A short history of the
artist John Lally
finding art - 1991-2020
Born in England to Irish/English parents, I spent my childhood in England with summers in Ireland. After leaving school, I worked in a carpet factory and hotel before before travelling throughout Europe and the middle east before settling in London. It was in London in the early 90s that I began painting and creating art. At first this was figurative, but as the 90s progressed I changed my focus to pure abstract and conceptual art. I create works by scratching boards, paper and canvases in the hope of discovering something below the surface.
A cold day in Swiss Cottage
It was in 1991 when I decided that I would paint. What or how I was going to paint was unknown, all I knew on that winters day in Swiss Cottage Market in London was, I would buy these paints and brushes, take them home and begin
This was not going to be easy
I began painting, and did not stop for a very long time, the pleasure from the first application, the realisation I had found something, not only I enjoyed, but also something I was willing to dedicate myself to, was weighted only with the frustration of not being happy with what was produced
I left London in 92 to travel throughout Europe. Oils were out of the question so I took watercolours. Watercolours were and will always be a challenge, a challange I love, underrated, but as difficult a medium there is to paint with
From recreate to create
I clearly remember the time in the old Tate Gallery that is now Tate Britain, when I stopped aiming for the Pre-Raphaelites and Impressionists and turned my attention to the Jackson Pollock’s and Rothco’s. It was a long time before I consciously decided to move from figurative to abstract, but that period ironically seemed to come around the time he was beginning to be confident with my figurative work.
A new start
It was now 1994, I had moved back to Salisbury, was settled and had joined life drawing and other classes at the art collage when I started becoming more experimental. I was introduced to the art of Giocometti, William Scott, Ben Nicholson and Gerhard Richter, along with many other artists, which led me to search for my own unique style
Scratch under the surface
The first time I purposely scratched a painting was in 1999, I had now spent over 7 years painting and 2 or 3 trying to find my own style, rather than copying artists I liked. It did not come in a moment, but over time, I become fascinated with the idea that nothing is as it seems. When we scratch beneath the surface, we get more of the picture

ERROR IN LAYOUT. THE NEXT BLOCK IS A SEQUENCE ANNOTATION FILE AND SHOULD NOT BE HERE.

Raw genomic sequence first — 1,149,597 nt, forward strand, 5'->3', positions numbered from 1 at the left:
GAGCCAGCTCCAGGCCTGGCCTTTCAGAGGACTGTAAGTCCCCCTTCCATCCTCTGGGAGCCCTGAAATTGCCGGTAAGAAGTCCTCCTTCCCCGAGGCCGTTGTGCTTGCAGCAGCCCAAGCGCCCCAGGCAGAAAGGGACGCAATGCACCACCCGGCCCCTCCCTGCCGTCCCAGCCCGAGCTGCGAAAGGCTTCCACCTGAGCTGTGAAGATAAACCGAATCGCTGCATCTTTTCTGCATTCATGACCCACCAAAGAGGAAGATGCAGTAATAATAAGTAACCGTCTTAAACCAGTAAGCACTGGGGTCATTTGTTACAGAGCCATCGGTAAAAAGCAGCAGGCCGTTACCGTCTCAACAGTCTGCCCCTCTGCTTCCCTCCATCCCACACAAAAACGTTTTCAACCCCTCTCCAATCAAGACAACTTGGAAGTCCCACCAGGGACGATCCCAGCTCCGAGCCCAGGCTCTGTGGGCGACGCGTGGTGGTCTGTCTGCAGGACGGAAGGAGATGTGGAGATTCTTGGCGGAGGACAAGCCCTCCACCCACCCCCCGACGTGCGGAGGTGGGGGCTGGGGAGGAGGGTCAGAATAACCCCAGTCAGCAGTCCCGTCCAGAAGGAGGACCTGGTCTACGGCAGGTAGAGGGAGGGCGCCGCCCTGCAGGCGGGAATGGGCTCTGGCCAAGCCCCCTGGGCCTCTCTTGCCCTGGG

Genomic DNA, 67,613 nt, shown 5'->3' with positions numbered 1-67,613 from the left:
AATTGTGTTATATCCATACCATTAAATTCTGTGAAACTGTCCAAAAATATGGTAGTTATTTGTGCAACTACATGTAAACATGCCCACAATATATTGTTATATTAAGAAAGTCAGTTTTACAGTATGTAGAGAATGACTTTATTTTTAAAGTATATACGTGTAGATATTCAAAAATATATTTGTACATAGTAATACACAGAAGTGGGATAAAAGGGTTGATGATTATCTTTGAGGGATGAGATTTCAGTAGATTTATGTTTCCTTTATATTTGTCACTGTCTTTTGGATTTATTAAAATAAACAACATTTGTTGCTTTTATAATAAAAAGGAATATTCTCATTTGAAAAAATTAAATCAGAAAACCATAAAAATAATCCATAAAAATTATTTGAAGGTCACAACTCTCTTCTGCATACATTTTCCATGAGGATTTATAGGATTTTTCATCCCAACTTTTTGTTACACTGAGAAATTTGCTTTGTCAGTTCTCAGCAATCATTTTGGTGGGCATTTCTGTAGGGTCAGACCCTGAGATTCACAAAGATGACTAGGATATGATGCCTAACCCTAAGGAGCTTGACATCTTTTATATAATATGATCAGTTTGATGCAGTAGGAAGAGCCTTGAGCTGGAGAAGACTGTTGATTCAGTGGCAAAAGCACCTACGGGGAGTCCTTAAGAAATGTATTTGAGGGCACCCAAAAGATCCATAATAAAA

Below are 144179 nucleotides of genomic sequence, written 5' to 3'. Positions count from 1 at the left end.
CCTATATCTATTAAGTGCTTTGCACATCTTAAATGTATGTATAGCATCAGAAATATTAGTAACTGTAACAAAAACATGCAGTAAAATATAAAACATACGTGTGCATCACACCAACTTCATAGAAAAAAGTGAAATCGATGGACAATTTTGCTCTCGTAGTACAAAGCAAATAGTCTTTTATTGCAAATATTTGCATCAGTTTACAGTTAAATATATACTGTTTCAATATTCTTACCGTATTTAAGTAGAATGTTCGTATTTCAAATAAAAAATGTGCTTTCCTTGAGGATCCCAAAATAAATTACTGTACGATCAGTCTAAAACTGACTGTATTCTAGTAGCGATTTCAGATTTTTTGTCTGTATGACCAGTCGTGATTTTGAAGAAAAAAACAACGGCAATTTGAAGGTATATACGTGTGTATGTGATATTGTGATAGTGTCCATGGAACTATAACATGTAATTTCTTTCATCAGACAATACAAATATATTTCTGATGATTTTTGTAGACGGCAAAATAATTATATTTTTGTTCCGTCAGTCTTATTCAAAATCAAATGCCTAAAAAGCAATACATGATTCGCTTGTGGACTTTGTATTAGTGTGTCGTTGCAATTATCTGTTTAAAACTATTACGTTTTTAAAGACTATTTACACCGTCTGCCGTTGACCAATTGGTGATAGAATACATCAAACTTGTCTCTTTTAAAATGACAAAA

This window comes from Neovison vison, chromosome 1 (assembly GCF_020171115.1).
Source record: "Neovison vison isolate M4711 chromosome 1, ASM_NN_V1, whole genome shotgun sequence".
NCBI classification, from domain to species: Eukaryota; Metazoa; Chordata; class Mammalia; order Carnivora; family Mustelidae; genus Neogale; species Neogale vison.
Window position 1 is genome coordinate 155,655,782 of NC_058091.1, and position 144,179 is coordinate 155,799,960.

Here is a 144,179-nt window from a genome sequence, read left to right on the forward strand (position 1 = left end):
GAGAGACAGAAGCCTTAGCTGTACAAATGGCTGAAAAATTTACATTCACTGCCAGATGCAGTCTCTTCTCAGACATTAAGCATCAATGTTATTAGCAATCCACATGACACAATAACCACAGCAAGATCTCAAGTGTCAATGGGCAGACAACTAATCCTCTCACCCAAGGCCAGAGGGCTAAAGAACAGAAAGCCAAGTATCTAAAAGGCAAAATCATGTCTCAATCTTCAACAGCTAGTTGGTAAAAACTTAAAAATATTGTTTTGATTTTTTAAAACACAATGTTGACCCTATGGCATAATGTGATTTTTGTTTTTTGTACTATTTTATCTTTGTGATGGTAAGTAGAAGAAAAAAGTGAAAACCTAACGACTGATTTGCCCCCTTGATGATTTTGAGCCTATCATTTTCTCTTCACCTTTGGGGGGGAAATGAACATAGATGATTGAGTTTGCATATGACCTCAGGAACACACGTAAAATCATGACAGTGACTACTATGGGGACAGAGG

Time to take this furthur
It was always going to happen, I had to make a choice between career, family and painting. I was working in London at the time, commuting from the coast and working long hours when I decided to change, I could not find the energy to paint, or dedicate time to my family. So I packed up and moved to France.
Drawing the line
I already knew by now that the direction I wanted to take was by layering paint on paper, canvas or board, scratching at layers until I felt I had arrived at anything that touched something within me.
How much is too much
My first thoughts of concept art were in ignorance, the ignorance of how a simple idea can completely take over your life. Greed was going to be the focus of this piece or pieces. Over the next two years, I spent time reflecting on how you could represent greed in a painting. Then it took on its own life, it had to be ridiculously expensive, it had to be simple and complex, it had to show both sides of greed, his the artist that was creating this, and the greed of the person who would consider purchasing an art work like this
By 2005 I realised there is no subject you could paint that could express pure greed without falling into a dumb cliche. So, I chose a number, the painting would be a worthless representation of the amount it would cost, a price tag. With that I began painting 3 boards with a figure of 1 million, each to be scratched a million times
No end in sight
It was 2009 and I was tired, layer upon layer and scratch upon scratch. But, by now I had began to notice that whatever other works I attempted to paint, were so much darker now.
Between the summer of 2005 and 2010 I had completed just 2 paintings, both small, both dark and both in my opinion then, a complete waste of time.
7 years in the wilderness
I moved between France, Switzerland, Holland and the UK for the next 7 years going from job to job, always with the thought of returning to painting, but never really finding the right time
Back in alignment
The right time came in the winter of 2017, I began to paint again, and after a little while, started to enjoy it again.
2020, 15 years since I began, the first 3 of The Million Series were finally completed.